A new committee has begun the process of holistically including bicyclists and pedestrians in Brick Township’s traffic plan.
Councilwoman Heather deJong, a member of a group of officials working on the project, said the ultimate goal is the development of a formal pedestrian and bicycle master plan. Once the master plan is created, the township can go out to bid on projects, work with the county and state to increase access, and obtain federal funding for projects through the federal Safe Streets program.
DeJong said the master plan will include specific goals and projects that are needed to make the town more bike-and-walk friendly.
“It’s something that we haven’t had for a very long time and it’s something that’s very necessary,” deJong said.
Areas that have already been identified as priorities are incorporating schools into bike paths and safe walking zones, expanding existing bike paths and connecting them to major roads and linking sidewalks and bike paths. The group of officials working on the project, which includes the township engineer, planner and traffic safety officer, will plot how to incorporate county and state projects into the overall master plan.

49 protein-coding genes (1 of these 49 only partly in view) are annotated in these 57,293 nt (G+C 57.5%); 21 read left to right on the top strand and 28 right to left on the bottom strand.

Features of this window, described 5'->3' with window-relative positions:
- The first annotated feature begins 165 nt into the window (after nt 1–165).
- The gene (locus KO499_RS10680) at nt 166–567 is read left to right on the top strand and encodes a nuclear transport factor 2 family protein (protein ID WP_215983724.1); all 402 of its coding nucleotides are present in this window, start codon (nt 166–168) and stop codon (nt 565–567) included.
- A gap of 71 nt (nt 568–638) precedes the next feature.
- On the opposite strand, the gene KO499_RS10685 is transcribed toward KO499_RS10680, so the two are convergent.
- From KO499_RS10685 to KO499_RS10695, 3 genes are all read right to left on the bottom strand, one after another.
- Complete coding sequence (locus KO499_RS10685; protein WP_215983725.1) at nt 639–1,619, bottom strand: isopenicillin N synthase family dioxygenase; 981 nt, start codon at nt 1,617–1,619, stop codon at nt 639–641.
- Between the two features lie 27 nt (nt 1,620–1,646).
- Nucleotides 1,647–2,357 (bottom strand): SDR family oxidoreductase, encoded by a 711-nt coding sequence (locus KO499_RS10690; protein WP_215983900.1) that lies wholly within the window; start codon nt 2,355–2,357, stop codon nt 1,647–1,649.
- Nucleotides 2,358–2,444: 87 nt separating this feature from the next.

“They want to keep people moving, but our pedestrians and bicyclists have been an afterthought,” deJong said, of past roadway projects in Brick. “We don’t have to take our cars everywhere – we can take our bikes and we can walk.”
Though the creation of a master plan is a major step forward into both funding and construction better pedestrian and bicycle access in town, the projects to effectuate the goals will likely be spread over many years, said deJong.
“The town took years and years to get this congested and it will take years to [bring] a change in culture,” she said. “It has to be an ideal in the residents that this is important to Brick Township.”